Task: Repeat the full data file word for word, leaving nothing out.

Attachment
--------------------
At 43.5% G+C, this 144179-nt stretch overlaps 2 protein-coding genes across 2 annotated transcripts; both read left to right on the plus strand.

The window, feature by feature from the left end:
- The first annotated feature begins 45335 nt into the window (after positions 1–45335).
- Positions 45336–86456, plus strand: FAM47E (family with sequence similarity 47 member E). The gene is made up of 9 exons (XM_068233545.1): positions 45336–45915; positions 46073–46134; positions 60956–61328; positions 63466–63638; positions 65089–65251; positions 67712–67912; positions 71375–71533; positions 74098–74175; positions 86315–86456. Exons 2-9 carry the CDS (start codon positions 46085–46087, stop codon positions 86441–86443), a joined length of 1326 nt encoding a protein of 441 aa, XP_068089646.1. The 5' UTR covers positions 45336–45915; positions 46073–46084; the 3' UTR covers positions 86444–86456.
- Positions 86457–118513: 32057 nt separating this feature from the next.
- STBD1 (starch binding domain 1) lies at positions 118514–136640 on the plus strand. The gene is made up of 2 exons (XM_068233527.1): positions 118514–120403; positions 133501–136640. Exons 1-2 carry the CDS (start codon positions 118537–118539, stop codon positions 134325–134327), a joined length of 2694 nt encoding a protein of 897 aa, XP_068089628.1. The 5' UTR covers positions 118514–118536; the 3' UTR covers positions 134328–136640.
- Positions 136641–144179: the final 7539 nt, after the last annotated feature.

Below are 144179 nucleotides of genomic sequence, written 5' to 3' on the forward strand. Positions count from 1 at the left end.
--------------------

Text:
At 43.5% G+C, this 144179-nt stretch overlaps 2 protein-coding genes across 2 annotated transcripts; both read left to right on the plus strand.

The window, feature by feature from the left end:
- The first annotated feature begins 45335 nt into the window (after positions 1–45335).
- Positions 45336–86456, plus strand: FAM47E (family with sequence similarity 47 member E). The gene is made up of 9 exons (XM_068233545.1): positions 45336–45915; positions 46073–46134; positions 60956–61328; positions 63466–63638; positions 65089–65251; positions 67712–67912; positions 71375–71533; positions 74098–74175; positions 86315–86456. Exons 2-9 carry the CDS (start codon positions 46085–46087, stop codon positions 86441–86443), a joined length of 1326 nt encoding a protein of 441 aa, XP_068089646.1. The 5' UTR covers positions 45336–45915; positions 46073–46084; the 3' UTR covers positions 86444–86456.
- Positions 86457–118513: 32057 nt separating this feature from the next.
- STBD1 (starch binding domain 1) lies at positions 118514–136640 on the plus strand. The gene is made up of 2 exons (XM_068233527.1): positions 118514–120403; positions 133501–136640. Exons 1-2 carry the CDS (start codon positions 118537–118539, stop codon positions 134325–134327), a joined length of 2694 nt encoding a protein of 897 aa, XP_068089628.1. The 5' UTR covers positions 118514–118536; the 3' UTR covers positions 134328–136640.
- Positions 136641–144179: the final 7539 nt, after the last annotated feature.

Below are 144179 nucleotides of genomic sequence, written 5' to 3' on the forward strand. Positions count from 1 at the left end.